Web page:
Sutherland Newsletter – July 15, 2010


For years now, tobacco companies have been held liable for billions of dollars in damages because an overwhelming body of scholarly research confirms that tobacco is a toxic substance that destroys both health and life.  Some scholars are now asking why pornography purveyors are not held to similar scrutiny and responsibility in light of overwhelming evidence citing the detrimental effects of their product.


In Make Big Porn the New Big Tobacco, co-authors Bryce J. Christensen, Ph.D., and William C. Duncan, J.D., of Sutherland Institute’s Center for Family and Society indicate  that there is a growing body of comparable research establishing that pornography is more addictive than tobacco and is a toxic substance that causes neurological, psychological, and social harm.


Consistent with how large tobacco companies have come under fire for the production of their destructive products, pornography-pushers should also be held financially liable for the individual and societal impacts of the obscenity they produce.


The authors comment on Utah’s cultural heritage as one which reveres womanhood and respects manhood.  The increasing pornography problem in Utah is affecting citizens’ ability to interact normally with those of the opposite sex, to maintain strong family relationships, and even to think rationally.


For these reasons, Dr. Christensen and Mr. Duncan argue that responsible Utah citizens and policy makers should address the growing body of scientific research which shows that pornography: 1) erodes human capacity for rational thought and judgment, 2) leads to delinquency among children and criminal activity among adults, and 3) destroys healthy family relationships.


And just as they have done with tobacco companies, policy makers should place restrictions on pornography producers’ ability to market to children, especially on the Internet.  In short, producers of pornography should be held financially liable for the individual and social damage their product has inflicted.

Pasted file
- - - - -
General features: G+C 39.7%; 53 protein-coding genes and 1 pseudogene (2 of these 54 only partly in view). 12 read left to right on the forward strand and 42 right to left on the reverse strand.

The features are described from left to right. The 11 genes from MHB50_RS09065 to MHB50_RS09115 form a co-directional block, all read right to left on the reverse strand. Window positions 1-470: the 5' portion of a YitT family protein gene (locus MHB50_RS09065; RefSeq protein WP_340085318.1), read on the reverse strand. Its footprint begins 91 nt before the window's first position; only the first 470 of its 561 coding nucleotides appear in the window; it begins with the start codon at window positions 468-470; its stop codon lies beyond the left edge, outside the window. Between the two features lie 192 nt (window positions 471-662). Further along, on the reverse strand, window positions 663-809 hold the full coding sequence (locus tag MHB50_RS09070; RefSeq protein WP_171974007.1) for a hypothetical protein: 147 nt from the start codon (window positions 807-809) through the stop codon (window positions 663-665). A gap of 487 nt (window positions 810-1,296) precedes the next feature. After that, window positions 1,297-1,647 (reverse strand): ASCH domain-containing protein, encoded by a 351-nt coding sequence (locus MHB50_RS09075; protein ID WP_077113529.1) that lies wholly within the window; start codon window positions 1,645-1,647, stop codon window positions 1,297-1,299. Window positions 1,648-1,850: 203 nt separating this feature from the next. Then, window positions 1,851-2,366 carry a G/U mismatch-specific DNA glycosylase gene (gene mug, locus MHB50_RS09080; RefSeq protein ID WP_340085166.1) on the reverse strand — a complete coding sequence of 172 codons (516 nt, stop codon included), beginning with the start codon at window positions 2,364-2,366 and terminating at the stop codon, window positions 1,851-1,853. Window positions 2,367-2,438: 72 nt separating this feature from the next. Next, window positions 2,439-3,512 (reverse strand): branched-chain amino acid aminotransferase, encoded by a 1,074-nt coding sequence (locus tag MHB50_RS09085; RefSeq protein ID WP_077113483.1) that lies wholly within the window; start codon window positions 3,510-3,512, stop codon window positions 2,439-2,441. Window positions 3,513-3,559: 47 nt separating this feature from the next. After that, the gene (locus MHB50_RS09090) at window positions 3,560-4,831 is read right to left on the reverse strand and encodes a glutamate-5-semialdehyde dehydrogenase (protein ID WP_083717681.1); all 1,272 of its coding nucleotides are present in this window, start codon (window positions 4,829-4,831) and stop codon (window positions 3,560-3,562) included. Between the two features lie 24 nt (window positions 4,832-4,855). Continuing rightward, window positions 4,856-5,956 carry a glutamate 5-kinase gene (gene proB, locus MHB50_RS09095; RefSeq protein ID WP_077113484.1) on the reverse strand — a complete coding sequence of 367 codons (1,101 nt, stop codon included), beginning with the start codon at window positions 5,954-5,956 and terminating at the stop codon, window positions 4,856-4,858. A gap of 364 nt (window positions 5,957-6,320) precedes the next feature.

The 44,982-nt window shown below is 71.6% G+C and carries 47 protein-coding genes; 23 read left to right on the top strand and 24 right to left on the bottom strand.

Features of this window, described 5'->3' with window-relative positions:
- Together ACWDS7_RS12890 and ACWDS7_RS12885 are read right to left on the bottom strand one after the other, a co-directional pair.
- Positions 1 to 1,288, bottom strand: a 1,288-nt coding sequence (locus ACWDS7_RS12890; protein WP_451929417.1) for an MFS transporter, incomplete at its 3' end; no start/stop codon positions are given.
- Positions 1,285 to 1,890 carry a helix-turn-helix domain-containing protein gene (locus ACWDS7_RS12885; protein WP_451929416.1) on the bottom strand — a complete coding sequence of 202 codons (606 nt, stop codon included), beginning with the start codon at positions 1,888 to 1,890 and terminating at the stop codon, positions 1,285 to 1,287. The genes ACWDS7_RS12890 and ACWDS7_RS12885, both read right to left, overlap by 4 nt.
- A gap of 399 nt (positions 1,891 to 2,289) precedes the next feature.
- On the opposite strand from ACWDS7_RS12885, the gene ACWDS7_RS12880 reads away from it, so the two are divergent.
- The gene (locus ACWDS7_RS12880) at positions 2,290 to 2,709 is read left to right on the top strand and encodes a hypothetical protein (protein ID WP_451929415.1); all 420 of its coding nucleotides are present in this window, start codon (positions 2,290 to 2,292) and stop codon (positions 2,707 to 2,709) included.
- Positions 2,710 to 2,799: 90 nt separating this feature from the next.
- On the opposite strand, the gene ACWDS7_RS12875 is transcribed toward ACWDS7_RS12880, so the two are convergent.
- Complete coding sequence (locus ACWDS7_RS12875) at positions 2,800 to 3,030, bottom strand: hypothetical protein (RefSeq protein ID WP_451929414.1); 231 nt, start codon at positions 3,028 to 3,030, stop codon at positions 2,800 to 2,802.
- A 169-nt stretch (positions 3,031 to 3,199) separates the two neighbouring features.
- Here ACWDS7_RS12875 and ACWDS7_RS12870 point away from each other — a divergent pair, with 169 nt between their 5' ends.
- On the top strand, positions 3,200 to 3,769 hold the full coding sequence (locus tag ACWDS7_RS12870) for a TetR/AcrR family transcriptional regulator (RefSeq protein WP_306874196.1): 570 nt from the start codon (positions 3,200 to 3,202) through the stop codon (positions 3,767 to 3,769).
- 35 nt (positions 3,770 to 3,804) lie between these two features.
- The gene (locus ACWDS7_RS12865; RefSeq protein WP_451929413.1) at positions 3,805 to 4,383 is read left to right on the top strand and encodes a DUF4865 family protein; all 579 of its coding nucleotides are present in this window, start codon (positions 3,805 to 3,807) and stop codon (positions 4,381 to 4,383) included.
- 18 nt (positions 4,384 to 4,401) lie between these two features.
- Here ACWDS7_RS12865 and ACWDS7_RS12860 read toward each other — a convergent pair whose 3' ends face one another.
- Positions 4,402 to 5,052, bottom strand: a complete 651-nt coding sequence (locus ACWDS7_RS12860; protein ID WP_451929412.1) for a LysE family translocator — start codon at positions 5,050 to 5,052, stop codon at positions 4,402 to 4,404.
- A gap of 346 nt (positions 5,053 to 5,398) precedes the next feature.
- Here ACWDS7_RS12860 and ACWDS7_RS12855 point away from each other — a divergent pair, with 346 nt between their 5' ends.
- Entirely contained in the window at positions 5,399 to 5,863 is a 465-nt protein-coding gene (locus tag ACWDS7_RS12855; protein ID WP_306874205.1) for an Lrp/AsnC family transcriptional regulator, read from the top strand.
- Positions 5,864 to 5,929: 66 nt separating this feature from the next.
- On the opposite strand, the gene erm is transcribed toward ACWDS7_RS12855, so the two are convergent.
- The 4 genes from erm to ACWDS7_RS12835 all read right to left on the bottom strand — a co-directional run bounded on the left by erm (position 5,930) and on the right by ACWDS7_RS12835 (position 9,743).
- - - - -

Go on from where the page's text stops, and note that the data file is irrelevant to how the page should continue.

Dr. Christensen is associate professor of English at Southern Utah University and adjunct fellow of Sutherland Institute’s Center for Family and Society.  He is a contributing editor to The Family in America and author of Divided We Fall: Family Discord and the Fracturing of America(Transaction, 2005).  He has also published articles on family issues in SocietyThe Public InterestPolicy ReviewModern Age, and other journals.


Mr. Duncan is director of the Marriage Law Foundation and is the director of Sutherland Institute’s Center for Family and Society.  He formerly served as acting director of the Marriage Law Project at the Catholic University of America’s Columbus School of Law and as executive director of the Marriage and Family Law Research Grant at J. Reuben Clark Law School, Brigham Young University, where he was also a visiting professor.



For the past 115 years, the responsible citizens of Utah have made this magnificent state a beacon of hope and an example of good government to all others.  Adopted in 1895, the Utah State Constitution established the framework for Utah as the 45th state to join the Union.


Sutherland Institute, the state’s leading conservative public-policy institution, is now offering free pocket-sized copies of the state’s founding document to every Utahn committed to responsible citizenship.


You can honor those who have worked to make Utah what it is today by becoming familiar with Utah’s constitution.  With a greater knowledge of that document, you will be better prepared to help maintain the principles upon which this state was founded and help make Utah a better place to live, work, and raise a family.


Order your free copy of the Utah State Constitution by calling Sutherland Institute directly at 801-355-1272.  You may also visit and click the button for a free copy of the Utah Constitution.